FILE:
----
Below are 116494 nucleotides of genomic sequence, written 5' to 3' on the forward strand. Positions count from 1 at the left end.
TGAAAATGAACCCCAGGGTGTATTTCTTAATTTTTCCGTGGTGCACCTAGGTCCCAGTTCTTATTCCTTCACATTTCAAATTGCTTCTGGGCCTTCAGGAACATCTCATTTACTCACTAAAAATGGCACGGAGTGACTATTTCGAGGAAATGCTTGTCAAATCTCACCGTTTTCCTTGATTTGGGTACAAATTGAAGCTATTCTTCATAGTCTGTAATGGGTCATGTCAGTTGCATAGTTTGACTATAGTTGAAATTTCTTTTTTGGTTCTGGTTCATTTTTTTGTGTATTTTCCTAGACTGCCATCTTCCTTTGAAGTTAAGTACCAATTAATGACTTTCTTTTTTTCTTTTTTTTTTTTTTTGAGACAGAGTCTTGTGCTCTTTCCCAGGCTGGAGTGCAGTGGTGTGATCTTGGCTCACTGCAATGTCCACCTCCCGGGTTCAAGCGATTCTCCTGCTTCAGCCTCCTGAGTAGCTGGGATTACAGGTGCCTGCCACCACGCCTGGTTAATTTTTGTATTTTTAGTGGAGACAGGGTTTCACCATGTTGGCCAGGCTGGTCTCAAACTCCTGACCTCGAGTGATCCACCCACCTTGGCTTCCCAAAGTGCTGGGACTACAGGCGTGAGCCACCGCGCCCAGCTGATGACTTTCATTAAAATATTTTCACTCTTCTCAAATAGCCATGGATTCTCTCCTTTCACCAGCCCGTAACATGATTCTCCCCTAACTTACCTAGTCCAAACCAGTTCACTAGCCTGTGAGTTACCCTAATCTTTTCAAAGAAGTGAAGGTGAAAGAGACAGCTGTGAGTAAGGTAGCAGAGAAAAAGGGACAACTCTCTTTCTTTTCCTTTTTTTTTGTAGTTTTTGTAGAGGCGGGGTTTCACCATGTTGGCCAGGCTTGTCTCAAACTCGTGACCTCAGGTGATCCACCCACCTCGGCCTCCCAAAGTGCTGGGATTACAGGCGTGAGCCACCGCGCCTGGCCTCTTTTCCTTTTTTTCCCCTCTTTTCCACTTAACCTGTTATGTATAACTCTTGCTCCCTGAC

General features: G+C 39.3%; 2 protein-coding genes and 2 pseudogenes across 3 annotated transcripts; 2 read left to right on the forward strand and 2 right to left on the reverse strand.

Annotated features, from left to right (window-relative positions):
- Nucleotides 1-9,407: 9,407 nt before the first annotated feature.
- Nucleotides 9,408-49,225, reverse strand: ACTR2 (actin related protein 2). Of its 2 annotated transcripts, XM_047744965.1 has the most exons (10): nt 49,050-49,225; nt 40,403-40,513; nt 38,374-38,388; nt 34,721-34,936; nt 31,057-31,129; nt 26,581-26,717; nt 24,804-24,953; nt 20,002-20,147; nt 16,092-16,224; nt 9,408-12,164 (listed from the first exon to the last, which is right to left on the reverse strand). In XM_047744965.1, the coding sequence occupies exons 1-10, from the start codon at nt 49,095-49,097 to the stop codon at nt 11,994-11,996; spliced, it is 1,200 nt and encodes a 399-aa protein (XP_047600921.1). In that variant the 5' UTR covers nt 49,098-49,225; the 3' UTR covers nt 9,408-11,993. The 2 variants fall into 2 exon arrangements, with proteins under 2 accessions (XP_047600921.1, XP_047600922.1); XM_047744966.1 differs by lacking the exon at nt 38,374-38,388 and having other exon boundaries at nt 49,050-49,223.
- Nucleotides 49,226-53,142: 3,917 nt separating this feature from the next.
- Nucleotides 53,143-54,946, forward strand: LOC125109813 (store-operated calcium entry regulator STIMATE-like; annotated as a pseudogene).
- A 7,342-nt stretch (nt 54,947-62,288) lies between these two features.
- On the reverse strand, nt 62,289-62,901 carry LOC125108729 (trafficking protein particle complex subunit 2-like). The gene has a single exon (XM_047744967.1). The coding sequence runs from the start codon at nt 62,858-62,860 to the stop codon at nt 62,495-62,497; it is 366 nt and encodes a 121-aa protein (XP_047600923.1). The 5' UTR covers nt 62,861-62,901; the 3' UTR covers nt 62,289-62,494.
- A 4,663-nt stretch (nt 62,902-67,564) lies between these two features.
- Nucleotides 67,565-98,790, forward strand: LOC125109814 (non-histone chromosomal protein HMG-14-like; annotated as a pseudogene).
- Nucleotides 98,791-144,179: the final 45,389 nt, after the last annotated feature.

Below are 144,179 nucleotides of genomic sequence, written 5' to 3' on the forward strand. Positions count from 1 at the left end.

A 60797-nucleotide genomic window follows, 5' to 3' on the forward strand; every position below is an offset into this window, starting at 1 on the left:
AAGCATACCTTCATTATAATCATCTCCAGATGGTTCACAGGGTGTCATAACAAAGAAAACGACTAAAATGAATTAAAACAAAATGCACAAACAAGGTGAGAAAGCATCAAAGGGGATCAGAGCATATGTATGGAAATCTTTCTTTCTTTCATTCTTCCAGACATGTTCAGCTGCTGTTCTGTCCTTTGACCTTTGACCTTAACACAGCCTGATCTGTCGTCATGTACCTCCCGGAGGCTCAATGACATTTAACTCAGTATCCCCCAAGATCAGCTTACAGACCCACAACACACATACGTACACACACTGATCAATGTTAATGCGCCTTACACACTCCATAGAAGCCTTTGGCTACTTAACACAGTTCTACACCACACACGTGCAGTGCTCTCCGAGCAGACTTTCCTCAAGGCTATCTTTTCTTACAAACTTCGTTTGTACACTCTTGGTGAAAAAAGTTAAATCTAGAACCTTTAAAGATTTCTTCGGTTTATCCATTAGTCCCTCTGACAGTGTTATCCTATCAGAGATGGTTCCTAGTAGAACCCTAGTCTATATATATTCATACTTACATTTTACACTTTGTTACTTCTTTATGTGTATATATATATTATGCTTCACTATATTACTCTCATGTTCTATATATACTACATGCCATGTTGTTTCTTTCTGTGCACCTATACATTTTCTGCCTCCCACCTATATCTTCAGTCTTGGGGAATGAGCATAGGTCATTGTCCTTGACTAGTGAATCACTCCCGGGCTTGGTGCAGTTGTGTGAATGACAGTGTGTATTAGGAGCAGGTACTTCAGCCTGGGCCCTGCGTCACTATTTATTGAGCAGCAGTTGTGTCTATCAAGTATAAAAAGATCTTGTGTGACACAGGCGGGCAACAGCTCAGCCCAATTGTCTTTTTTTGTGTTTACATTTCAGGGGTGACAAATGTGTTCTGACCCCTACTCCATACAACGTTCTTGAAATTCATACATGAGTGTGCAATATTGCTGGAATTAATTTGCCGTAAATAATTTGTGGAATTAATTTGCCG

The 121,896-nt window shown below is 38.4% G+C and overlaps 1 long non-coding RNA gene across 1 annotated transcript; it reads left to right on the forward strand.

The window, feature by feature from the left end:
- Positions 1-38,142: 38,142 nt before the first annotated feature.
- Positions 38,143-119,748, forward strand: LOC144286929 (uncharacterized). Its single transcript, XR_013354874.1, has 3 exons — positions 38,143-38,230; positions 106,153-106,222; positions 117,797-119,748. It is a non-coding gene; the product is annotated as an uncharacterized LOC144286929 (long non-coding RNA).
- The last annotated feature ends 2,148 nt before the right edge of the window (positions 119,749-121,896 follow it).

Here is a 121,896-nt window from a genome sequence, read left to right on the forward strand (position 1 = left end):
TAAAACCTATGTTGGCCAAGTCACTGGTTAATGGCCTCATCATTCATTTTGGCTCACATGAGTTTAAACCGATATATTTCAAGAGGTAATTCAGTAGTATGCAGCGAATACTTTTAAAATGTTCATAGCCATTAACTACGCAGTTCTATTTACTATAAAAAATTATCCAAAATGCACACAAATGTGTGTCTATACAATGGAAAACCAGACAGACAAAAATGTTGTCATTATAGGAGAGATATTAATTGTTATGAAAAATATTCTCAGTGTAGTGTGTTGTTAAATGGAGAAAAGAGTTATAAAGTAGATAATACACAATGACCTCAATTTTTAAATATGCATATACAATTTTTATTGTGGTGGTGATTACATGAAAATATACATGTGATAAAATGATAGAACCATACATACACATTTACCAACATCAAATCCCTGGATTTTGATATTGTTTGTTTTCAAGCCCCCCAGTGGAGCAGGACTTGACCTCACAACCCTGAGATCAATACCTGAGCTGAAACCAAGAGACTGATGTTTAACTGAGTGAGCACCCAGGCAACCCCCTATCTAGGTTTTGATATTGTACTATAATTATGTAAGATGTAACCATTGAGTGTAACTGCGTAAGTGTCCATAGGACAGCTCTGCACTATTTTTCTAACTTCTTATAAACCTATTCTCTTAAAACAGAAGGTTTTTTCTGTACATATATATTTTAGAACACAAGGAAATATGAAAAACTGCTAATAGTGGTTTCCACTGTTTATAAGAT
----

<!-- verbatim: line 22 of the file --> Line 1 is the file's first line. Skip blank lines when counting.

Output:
Here is a 121,896-nt window from a genome sequence, read left to right on the forward strand (position 1 = left end):